Presently, I am deeply interested in using Buddha's Charter of Freedom of Inquiry, the Kalama Sutta, as a framework for my teaching. In this teaching, the Buddha invites us to question and doubt. It invites us to use personal experience to test and verify the truth of the teachings. This in turn encourages us to acknowledge life's greatest teacher: Life itself.
The challenge for us all is to question ourselves. Do we know how to live? If the answer, in any way, is no, then bring in the dharma and let's see how the teachings help us live in a wise and kind way.
Leigh Brasington studied the jhanas with the late Ven. Ayya Khema, who authorized him to teach retreats on the jhanas. He was also empowered to teach by Jack Kornfield. He teaches numerous jhana retreats throughout the year, at venues that include Cloud Mountain, Barre Center for Buddhist Studies, Gaia House, Vallecitos, and Southern Dharma.
Kate Lila Wheeler began teaching meditation in the mid-1980s and continues to practice with teachers in Theravada and Tibetan Buddhist lineages. Writing is an important part of her life; she has recently completed a second novel.
I find teaching to be a very deep and powerful "no self" practice. When I connect with others during Dharma talks--in the intimacy of small groups, and while holding meditation practice interviews--I am continually reminded to know, and be, in a place of clarity, spaciousness and immediate presence. Being able to offer students such a place of connection is my greatest pleasure and inspiration, as well as the most appreciated challenge in my teaching practice.
For me, the real fruit of the teaching is seeing the beauty of a gradual, and sometimes sudden, unfolding of a heartmind into its true self; seeing the variety of ways a person's essential, creative energy of being flows into the world.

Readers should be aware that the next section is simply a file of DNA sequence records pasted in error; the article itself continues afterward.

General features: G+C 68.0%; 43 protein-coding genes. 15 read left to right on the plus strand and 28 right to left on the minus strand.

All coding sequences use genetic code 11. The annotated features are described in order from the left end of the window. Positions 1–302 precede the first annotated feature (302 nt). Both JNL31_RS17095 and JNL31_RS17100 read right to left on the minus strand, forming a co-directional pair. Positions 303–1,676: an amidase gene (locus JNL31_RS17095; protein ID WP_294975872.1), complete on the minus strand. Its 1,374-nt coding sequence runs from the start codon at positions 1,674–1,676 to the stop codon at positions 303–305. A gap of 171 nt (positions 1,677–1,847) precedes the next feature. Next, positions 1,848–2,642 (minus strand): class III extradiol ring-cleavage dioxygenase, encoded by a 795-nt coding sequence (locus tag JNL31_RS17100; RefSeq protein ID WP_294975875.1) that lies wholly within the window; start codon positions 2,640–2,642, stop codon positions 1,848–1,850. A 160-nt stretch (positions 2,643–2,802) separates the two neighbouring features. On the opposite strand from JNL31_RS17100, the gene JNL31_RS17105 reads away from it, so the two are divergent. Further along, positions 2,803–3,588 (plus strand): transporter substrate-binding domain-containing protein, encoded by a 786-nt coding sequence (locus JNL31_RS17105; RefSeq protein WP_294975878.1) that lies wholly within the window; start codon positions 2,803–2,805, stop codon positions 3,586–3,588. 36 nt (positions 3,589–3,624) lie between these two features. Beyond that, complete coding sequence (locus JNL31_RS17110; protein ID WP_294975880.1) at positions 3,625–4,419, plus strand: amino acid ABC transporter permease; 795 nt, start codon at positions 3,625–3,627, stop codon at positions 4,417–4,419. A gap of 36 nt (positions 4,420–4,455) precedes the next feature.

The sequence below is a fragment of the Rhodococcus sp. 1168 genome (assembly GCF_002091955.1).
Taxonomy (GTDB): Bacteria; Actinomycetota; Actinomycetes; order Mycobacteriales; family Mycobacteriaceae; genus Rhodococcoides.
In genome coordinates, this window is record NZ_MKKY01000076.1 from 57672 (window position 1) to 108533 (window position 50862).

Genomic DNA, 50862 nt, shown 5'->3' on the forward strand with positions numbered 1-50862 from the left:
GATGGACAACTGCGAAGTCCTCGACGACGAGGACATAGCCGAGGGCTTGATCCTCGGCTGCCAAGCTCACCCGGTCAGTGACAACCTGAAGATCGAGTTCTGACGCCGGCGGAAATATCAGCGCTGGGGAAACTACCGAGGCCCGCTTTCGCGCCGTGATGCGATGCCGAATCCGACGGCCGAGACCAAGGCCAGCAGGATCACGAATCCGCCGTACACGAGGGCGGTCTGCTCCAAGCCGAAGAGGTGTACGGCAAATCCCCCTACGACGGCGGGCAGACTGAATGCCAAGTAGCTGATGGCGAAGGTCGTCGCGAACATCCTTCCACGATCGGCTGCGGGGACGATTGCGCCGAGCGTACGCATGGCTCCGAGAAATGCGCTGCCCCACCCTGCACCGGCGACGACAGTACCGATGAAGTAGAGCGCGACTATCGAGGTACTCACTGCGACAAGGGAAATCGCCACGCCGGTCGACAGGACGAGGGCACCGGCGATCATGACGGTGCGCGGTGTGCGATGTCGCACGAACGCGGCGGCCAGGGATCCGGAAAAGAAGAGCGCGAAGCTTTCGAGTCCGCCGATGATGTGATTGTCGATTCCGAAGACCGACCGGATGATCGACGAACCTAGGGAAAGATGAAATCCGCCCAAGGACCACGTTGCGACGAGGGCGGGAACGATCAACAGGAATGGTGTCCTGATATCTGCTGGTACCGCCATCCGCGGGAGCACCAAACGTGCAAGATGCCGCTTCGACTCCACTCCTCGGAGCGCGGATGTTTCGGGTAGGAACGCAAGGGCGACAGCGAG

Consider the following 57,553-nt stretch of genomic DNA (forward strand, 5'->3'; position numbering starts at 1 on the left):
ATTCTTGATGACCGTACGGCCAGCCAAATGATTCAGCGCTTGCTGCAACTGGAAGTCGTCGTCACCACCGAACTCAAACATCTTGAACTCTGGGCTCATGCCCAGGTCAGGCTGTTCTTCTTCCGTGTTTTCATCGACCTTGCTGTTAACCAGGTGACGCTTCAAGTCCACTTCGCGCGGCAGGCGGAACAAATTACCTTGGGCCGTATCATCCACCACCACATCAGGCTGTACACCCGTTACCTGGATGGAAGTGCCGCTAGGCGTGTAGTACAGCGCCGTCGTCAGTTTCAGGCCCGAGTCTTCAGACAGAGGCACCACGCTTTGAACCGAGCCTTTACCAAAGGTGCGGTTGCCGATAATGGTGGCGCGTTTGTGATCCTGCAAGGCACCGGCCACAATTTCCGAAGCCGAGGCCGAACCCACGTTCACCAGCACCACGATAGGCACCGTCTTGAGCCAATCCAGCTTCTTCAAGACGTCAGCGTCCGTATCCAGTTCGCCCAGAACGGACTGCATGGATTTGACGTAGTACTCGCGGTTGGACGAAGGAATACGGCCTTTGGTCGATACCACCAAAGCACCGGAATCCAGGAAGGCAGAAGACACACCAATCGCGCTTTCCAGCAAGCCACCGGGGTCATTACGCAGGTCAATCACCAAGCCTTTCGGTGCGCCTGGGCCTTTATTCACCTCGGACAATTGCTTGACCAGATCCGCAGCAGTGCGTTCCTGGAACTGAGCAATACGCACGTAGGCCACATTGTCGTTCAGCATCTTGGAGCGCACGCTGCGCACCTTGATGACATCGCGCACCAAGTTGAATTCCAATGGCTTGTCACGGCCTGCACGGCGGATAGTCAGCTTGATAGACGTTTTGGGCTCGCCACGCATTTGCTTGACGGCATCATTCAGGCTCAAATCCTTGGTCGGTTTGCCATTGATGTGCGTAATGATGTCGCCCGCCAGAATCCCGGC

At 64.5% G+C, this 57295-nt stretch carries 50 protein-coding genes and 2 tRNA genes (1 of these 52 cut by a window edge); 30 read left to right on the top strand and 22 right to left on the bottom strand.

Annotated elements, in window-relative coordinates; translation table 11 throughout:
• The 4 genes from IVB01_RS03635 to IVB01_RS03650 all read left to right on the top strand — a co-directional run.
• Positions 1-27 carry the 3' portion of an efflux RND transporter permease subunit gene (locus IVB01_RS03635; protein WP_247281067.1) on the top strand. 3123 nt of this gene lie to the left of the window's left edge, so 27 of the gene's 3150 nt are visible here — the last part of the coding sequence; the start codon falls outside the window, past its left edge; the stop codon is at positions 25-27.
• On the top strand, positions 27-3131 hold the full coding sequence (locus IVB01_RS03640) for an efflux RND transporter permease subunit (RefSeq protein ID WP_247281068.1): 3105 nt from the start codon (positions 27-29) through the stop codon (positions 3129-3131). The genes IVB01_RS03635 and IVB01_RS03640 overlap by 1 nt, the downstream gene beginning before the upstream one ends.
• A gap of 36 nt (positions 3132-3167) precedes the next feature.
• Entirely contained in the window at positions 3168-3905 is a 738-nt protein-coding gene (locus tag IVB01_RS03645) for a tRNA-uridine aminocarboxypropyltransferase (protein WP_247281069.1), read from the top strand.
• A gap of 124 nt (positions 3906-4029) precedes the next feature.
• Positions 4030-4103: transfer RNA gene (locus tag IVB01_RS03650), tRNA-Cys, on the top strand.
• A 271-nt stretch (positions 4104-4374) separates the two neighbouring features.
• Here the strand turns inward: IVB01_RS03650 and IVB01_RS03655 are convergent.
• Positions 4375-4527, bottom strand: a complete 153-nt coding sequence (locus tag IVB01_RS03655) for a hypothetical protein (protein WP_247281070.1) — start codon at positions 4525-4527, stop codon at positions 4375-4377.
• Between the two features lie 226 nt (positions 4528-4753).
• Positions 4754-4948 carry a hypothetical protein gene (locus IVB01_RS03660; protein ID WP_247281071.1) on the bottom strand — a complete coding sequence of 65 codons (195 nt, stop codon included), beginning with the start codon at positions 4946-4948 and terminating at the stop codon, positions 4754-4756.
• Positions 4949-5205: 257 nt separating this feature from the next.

On one end of the teaching, I am excited and inspired by students who are deeply committed to long-term, intensive practice. On the other end (and of course they're connected), I find that working closely with people at the grass roots level--in a co-creative process of developing and sustaining Dharma practice, study and community opportunitiies on a day-to-day basis--is equally exciting and inspiring.
From the immediacy of presence flows a wisdom that naturally connects us to the way of things. This amazing gift of mindfulness provides us with a spaciousness where we can make appropriate, healthy and creative life choices. Rather than being caught up in our old, conditioned habits, mindfulness provides us with the gift of engagement at its best. This is the Gift of the Dharma that we offer to all beings.
Mark Nunberg began his Buddhist practice in 1982 and has been teaching meditation since 1990. He co-founded Common Ground Meditation Center in Minneapolis, MN in 1993 and continues to serve as the center’s guiding teacher.
Matthew Daniell began Buddhist meditation in Asia in 1985. He practiced Zen in Japan, Tibetan Buddhism in India, and Insight Meditation in the United States, India, Burma, and Thailand, where he was an ordained monk for more than a year. His Asian teachers include Harada Roshi, Kalu Rinpoche, Dipama and Munindra. His Western teachers include Larry Rosenberg, Jack Kornfield, Joseph Goldstein, and Sharon Salzberg. Matthew is a founder and the guiding teacher at the Insight Meditation Center of Newburyport, Massachusetts (IMCNewburyport.org), and is a member of the Religious Services Department at Phillips Exeter Academy.